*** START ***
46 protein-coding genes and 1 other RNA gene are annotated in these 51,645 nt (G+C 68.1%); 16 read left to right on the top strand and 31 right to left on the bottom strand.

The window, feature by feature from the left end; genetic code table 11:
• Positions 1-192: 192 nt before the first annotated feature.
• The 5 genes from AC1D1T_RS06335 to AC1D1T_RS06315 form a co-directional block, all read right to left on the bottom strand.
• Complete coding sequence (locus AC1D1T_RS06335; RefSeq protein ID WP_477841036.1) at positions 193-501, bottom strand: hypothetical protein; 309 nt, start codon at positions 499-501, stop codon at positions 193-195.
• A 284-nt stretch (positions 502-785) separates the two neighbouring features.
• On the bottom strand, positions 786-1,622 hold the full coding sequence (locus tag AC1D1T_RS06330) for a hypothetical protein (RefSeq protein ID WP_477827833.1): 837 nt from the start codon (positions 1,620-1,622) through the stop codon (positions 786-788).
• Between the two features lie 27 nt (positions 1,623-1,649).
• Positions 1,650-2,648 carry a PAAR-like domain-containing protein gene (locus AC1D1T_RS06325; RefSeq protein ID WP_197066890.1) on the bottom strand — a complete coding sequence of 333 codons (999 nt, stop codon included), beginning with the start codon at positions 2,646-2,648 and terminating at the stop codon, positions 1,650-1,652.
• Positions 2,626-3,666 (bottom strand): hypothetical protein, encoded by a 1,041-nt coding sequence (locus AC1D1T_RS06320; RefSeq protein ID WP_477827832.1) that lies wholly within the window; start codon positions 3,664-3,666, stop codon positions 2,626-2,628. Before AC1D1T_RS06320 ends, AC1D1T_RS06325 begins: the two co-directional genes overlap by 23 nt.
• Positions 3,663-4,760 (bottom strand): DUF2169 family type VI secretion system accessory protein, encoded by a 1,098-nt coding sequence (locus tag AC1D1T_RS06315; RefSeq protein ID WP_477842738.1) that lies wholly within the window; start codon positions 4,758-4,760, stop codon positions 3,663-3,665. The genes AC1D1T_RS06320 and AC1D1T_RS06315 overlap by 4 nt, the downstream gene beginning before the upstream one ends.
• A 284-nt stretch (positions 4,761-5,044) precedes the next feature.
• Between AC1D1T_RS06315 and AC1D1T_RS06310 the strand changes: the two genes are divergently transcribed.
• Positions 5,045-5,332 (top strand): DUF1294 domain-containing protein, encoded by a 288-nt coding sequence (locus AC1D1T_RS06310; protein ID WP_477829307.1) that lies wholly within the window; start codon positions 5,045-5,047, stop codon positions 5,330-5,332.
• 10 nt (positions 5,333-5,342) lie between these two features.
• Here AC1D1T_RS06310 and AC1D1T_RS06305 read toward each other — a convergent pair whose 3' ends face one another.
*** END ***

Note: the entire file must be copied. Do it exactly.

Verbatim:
46 protein-coding genes and 1 other RNA gene are annotated in these 51,645 nt (G+C 68.1%); 16 read left to right on the top strand and 31 right to left on the bottom strand.

The window, feature by feature from the left end; genetic code table 11:
• Positions 1-192: 192 nt before the first annotated feature.
• The 5 genes from AC1D1T_RS06335 to AC1D1T_RS06315 form a co-directional block, all read right to left on the bottom strand.
• Complete coding sequence (locus AC1D1T_RS06335; RefSeq protein ID WP_477841036.1) at positions 193-501, bottom strand: hypothetical protein; 309 nt, start codon at positions 499-501, stop codon at positions 193-195.
• A 284-nt stretch (positions 502-785) separates the two neighbouring features.
• On the bottom strand, positions 786-1,622 hold the full coding sequence (locus tag AC1D1T_RS06330) for a hypothetical protein (RefSeq protein ID WP_477827833.1): 837 nt from the start codon (positions 1,620-1,622) through the stop codon (positions 786-788).
• Between the two features lie 27 nt (positions 1,623-1,649).
• Positions 1,650-2,648 carry a PAAR-like domain-containing protein gene (locus AC1D1T_RS06325; RefSeq protein ID WP_197066890.1) on the bottom strand — a complete coding sequence of 333 codons (999 nt, stop codon included), beginning with the start codon at positions 2,646-2,648 and terminating at the stop codon, positions 1,650-1,652.
• Positions 2,626-3,666 (bottom strand): hypothetical protein, encoded by a 1,041-nt coding sequence (locus AC1D1T_RS06320; RefSeq protein ID WP_477827832.1) that lies wholly within the window; start codon positions 3,664-3,666, stop codon positions 2,626-2,628. Before AC1D1T_RS06320 ends, AC1D1T_RS06325 begins: the two co-directional genes overlap by 23 nt.
• Positions 3,663-4,760 (bottom strand): DUF2169 family type VI secretion system accessory protein, encoded by a 1,098-nt coding sequence (locus tag AC1D1T_RS06315; RefSeq protein ID WP_477842738.1) that lies wholly within the window; start codon positions 4,758-4,760, stop codon positions 3,663-3,665. The genes AC1D1T_RS06320 and AC1D1T_RS06315 overlap by 4 nt, the downstream gene beginning before the upstream one ends.
• A 284-nt stretch (positions 4,761-5,044) precedes the next feature.
• Between AC1D1T_RS06315 and AC1D1T_RS06310 the strand changes: the two genes are divergently transcribed.
• Positions 5,045-5,332 (top strand): DUF1294 domain-containing protein, encoded by a 288-nt coding sequence (locus AC1D1T_RS06310; protein ID WP_477829307.1) that lies wholly within the window; start codon positions 5,045-5,047, stop codon positions 5,330-5,332.
• 10 nt (positions 5,333-5,342) lie between these two features.
• Here AC1D1T_RS06310 and AC1D1T_RS06305 read toward each other — a convergent pair whose 3' ends face one another.